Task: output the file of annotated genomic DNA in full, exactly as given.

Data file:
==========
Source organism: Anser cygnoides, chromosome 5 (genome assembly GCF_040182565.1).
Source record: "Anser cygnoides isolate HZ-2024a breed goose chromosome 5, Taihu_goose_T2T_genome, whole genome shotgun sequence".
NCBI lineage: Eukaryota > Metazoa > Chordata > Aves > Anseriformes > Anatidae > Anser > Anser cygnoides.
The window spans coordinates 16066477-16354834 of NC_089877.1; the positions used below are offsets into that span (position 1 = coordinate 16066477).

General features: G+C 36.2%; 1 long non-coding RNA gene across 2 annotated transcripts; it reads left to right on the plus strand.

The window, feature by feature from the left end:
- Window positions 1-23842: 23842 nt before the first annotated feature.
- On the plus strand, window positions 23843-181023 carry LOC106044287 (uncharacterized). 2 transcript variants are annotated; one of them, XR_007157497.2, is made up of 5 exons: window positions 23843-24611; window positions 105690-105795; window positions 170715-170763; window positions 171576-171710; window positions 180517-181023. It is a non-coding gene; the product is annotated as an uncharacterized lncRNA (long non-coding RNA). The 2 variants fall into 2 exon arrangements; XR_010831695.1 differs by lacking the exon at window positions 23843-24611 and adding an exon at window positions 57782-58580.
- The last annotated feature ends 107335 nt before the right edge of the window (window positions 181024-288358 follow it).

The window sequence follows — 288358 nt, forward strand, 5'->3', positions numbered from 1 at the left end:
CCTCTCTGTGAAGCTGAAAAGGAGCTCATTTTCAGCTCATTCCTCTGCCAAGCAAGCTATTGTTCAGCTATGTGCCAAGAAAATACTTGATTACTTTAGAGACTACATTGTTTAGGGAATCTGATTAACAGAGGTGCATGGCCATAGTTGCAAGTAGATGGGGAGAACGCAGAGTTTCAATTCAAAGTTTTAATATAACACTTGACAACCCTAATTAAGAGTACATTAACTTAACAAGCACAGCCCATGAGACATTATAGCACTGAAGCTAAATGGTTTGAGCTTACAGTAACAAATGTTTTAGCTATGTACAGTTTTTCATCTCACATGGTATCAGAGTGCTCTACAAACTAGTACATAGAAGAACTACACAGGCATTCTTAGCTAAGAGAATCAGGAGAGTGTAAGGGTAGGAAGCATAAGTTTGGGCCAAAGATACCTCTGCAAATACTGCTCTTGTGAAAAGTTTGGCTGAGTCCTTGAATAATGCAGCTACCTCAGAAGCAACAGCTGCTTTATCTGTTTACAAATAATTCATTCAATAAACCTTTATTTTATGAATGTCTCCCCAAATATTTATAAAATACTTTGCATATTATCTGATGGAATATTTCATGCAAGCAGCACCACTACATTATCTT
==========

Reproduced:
Source organism: Anser cygnoides, chromosome 5 (genome assembly GCF_040182565.1).
Source record: "Anser cygnoides isolate HZ-2024a breed goose chromosome 5, Taihu_goose_T2T_genome, whole genome shotgun sequence".
NCBI lineage: Eukaryota > Metazoa > Chordata > Aves > Anseriformes > Anatidae > Anser > Anser cygnoides.
The window spans coordinates 16066477-16354834 of NC_089877.1; the positions used below are offsets into that span (position 1 = coordinate 16066477).

General features: G+C 36.2%; 1 long non-coding RNA gene across 2 annotated transcripts; it reads left to right on the plus strand.

The window, feature by feature from the left end:
- Window positions 1-23842: 23842 nt before the first annotated feature.
- On the plus strand, window positions 23843-181023 carry LOC106044287 (uncharacterized). 2 transcript variants are annotated; one of them, XR_007157497.2, is made up of 5 exons: window positions 23843-24611; window positions 105690-105795; window positions 170715-170763; window positions 171576-171710; window positions 180517-181023. It is a non-coding gene; the product is annotated as an uncharacterized lncRNA (long non-coding RNA). The 2 variants fall into 2 exon arrangements; XR_010831695.1 differs by lacking the exon at window positions 23843-24611 and adding an exon at window positions 57782-58580.
- The last annotated feature ends 107335 nt before the right edge of the window (window positions 181024-288358 follow it).

The window sequence follows — 288358 nt, forward strand, 5'->3', positions numbered from 1 at the left end:
CCTCTCTGTGAAGCTGAAAAGGAGCTCATTTTCAGCTCATTCCTCTGCCAAGCAAGCTATTGTTCAGCTATGTGCCAAGAAAATACTTGATTACTTTAGAGACTACATTGTTTAGGGAATCTGATTAACAGAGGTGCATGGCCATAGTTGCAAGTAGATGGGGAGAACGCAGAGTTTCAATTCAAAGTTTTAATATAACACTTGACAACCCTAATTAAGAGTACATTAACTTAACAAGCACAGCCCATGAGACATTATAGCACTGAAGCTAAATGGTTTGAGCTTACAGTAACAAATGTTTTAGCTATGTACAGTTTTTCATCTCACATGGTATCAGAGTGCTCTACAAACTAGTACATAGAAGAACTACACAGGCATTCTTAGCTAAGAGAATCAGGAGAGTGTAAGGGTAGGAAGCATAAGTTTGGGCCAAAGATACCTCTGCAAATACTGCTCTTGTGAAAAGTTTGGCTGAGTCCTTGAATAATGCAGCTACCTCAGAAGCAACAGCTGCTTTATCTGTTTACAAATAATTCATTCAATAAACCTTTATTTTATGAATGTCTCCCCAAATATTTATAAAATACTTTGCATATTATCTGATGGAATATTTCATGCAAGCAGCACCACTACATTATCTT